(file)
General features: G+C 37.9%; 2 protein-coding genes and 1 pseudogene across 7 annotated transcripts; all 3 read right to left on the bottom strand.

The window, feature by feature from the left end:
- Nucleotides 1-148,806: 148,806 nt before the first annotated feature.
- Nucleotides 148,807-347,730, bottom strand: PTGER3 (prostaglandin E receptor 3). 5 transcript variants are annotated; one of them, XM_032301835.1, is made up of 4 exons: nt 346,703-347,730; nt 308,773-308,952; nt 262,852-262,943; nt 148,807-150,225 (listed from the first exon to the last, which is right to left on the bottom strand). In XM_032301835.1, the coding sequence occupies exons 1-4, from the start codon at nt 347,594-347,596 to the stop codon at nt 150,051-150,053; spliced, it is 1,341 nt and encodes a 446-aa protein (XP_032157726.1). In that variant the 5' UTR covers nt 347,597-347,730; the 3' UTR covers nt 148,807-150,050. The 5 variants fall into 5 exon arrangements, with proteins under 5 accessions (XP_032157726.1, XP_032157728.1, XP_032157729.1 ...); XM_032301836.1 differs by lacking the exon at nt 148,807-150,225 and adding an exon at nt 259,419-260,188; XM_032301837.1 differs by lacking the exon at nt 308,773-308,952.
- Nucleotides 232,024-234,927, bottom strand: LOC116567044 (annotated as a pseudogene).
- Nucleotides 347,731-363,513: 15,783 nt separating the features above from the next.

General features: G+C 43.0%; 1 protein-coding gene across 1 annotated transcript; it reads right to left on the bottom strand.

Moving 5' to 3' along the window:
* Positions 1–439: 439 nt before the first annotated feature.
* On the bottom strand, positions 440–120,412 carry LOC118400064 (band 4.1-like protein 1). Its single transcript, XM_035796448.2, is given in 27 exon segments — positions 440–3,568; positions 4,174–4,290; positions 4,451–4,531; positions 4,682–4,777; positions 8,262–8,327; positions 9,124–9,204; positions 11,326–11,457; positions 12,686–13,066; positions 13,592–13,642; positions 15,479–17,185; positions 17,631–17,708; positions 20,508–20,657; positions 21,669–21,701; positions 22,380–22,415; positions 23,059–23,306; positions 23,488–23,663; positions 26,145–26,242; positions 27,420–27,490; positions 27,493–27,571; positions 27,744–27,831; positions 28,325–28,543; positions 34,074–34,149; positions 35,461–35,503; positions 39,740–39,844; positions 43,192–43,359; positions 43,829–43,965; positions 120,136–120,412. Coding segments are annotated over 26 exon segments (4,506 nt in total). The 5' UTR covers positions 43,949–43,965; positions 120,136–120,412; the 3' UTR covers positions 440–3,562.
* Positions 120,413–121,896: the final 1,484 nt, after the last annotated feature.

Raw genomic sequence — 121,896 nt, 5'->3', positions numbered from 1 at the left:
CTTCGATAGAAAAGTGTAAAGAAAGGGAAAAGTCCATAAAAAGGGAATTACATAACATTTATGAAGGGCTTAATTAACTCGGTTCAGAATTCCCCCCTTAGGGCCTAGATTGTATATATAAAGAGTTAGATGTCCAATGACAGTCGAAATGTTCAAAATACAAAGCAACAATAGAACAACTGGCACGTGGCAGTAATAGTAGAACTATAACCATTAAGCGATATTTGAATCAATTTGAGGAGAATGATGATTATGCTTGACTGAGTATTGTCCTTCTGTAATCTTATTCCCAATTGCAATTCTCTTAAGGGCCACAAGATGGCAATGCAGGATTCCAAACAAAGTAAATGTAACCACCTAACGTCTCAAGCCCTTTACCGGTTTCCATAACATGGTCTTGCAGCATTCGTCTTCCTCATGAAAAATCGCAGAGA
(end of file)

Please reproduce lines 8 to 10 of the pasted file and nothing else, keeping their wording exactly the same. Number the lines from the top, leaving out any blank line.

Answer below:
Moving 5' to 3' along the window:
* Positions 1–439: 439 nt before the first annotated feature.
* On the bottom strand, positions 440–120,412 carry LOC118400064 (band 4.1-like protein 1). Its single transcript, XM_035796448.2, is given in 27 exon segments — positions 440–3,568; positions 4,174–4,290; positions 4,451–4,531; positions 4,682–4,777; positions 8,262–8,327; positions 9,124–9,204; positions 11,326–11,457; positions 12,686–13,066; positions 13,592–13,642; positions 15,479–17,185; positions 17,631–17,708; positions 20,508–20,657; positions 21,669–21,701; positions 22,380–22,415; positions 23,059–23,306; positions 23,488–23,663; positions 26,145–26,242; positions 27,420–27,490; positions 27,493–27,571; positions 27,744–27,831; positions 28,325–28,543; positions 34,074–34,149; positions 35,461–35,503; positions 39,740–39,844; positions 43,192–43,359; positions 43,829–43,965; positions 120,136–120,412. Coding segments are annotated over 26 exon segments (4,506 nt in total). The 5' UTR covers positions 43,949–43,965; positions 120,136–120,412; the 3' UTR covers positions 440–3,562.